December 2, 2020

Reuters: “Google Should Pay $750 a Book, Say Authors in Copyright Case”

Update (August 6, 2012): Google aimed to burn Amazon with Library Project, says Authors Guild

VentureBeat reports on something mentioned found in the filing (embedded below):

Like the best, most selfless kind of librarian, the Google Books Library Project aims to make it easier for people to find books.

But according to a new court filing by the Authors Guild, Google’s efforts weren’t aimed at improving libraries at all: The company wanted to hurt Amazon.

“We want web searchers interested in book content to come to Google, not Amazon,” the filing quotes Google as saying in a 2003 presentation.

Read the Complete Article

Actually, the full text from the presentation (page 12 of court filing) is:

“We want web searchers interested in book content to come to Google, not Amazon,” [e]verything is secondary…but make money.”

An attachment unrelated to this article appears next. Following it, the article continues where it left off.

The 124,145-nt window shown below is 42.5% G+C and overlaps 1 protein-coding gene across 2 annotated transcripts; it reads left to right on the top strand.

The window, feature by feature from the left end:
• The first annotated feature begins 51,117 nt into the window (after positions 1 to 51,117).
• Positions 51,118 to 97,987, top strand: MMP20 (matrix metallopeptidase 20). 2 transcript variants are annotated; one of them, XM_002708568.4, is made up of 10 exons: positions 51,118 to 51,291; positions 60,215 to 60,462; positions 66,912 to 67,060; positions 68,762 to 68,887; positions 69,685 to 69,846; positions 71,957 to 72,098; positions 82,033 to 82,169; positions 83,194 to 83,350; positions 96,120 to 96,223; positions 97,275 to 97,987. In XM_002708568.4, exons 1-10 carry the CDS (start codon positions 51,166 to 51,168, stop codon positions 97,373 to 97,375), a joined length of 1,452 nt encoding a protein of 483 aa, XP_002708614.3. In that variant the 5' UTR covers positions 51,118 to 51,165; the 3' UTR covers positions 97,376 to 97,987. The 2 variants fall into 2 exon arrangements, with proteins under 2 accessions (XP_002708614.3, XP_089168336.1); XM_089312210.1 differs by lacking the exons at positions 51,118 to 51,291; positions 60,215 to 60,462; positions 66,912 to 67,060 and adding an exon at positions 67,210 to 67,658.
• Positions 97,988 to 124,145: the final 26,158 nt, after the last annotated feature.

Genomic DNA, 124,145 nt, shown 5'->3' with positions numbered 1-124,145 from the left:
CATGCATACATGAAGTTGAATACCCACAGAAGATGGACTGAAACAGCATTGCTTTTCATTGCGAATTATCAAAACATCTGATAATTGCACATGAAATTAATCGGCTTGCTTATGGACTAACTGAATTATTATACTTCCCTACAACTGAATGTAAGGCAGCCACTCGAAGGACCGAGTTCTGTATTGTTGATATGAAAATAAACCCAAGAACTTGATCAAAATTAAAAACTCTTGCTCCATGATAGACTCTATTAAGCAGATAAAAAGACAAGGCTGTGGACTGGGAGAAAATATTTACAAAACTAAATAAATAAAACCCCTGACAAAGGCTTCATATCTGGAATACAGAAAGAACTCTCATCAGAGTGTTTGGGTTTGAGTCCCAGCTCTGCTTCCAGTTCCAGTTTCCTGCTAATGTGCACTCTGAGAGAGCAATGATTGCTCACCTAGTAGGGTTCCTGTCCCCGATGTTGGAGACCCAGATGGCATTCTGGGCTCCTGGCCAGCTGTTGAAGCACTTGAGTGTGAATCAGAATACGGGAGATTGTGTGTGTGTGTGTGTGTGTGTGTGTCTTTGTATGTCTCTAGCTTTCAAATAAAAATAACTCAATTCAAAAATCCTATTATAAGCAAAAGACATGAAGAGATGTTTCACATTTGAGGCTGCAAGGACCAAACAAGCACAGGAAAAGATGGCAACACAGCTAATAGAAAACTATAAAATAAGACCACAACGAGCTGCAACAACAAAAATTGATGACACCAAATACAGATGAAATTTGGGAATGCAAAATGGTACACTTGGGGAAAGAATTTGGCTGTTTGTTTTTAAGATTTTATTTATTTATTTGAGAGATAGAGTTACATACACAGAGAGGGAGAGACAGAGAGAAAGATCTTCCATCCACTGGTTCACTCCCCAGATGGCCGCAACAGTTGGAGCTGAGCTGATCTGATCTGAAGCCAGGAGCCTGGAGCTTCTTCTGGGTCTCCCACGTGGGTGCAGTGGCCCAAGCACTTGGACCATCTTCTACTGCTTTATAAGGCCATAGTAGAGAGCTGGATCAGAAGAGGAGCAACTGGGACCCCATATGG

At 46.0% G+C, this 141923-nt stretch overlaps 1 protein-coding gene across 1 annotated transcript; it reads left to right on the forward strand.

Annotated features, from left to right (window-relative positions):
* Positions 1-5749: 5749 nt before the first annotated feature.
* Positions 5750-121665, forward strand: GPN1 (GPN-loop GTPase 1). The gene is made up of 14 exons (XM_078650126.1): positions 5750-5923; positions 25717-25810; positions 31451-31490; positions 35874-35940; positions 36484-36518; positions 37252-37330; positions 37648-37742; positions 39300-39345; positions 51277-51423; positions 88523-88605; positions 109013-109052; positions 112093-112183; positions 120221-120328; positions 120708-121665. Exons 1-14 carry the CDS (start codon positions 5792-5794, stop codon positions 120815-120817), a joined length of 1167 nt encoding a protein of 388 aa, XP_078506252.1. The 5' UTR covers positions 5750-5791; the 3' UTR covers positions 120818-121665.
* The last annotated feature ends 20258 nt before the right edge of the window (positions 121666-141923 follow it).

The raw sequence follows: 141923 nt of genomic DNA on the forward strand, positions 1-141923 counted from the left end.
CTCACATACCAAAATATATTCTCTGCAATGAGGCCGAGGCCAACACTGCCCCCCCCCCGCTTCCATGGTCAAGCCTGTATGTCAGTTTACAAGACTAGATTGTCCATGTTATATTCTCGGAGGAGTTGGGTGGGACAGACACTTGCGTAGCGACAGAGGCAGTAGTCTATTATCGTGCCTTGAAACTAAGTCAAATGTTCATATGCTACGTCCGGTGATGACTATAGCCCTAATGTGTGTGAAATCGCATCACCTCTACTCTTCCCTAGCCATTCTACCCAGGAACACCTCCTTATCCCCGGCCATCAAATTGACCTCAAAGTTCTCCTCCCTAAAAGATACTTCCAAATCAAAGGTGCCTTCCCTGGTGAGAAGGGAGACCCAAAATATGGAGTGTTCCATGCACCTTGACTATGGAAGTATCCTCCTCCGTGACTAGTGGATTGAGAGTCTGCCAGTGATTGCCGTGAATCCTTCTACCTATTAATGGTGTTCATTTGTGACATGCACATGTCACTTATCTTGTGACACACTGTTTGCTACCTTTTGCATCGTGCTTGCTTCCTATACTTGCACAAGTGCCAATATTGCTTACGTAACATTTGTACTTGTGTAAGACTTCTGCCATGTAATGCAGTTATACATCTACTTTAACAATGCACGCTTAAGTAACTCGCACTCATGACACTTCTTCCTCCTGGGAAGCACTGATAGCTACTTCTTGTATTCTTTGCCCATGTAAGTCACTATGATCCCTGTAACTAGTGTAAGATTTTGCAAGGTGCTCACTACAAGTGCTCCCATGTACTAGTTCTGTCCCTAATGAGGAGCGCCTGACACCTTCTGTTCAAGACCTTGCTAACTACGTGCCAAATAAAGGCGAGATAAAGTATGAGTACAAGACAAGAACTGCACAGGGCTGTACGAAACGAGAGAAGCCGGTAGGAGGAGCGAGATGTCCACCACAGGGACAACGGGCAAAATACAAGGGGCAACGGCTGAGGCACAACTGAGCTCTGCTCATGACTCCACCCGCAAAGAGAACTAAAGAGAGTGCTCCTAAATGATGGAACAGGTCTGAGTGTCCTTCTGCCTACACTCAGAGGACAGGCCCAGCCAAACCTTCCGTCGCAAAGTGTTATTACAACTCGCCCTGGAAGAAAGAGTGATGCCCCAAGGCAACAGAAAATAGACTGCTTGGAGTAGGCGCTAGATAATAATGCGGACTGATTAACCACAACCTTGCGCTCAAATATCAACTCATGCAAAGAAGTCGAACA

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From Reuters:

Authors suing Google over the digitization of their books have asked a New York court to order the Internet company to pay $750 for each book it copied, distributed or displayed.

The authors’ filing was lodged in federal court in the Southern District of New York last month, but was only made public on Friday. In the filing, the Authors Guild, whose president is novelist-lawyer Scott Thurow [sic], urged the court to rule that Google’s digitization project does not constitute “fair use” under copyright law.

Google has scanned more than 20 million books since scanning began in 2004.

Read the Complete Article

Authors Guild v. Google–Redacted Version: Plaintiff Motion for Summary Judgement (Memorandum of Law in Sup…

See Also: Google Books hasn’t cost authors a dime, company says (via ars technica; July 27, 2012)

About Gary Price

Gary Price (gprice@mediasourceinc.com) is a librarian, writer, consultant, and frequent conference speaker based in the Washington D.C. metro area. Before launching INFOdocket, Price and Shirl Kennedy were the founders and senior editors at ResourceShelf and DocuTicker for 10 years. From 2006-2009 he was Director of Online Information Services at Ask.com, and is currently a contributing editor at Search Engine Land.

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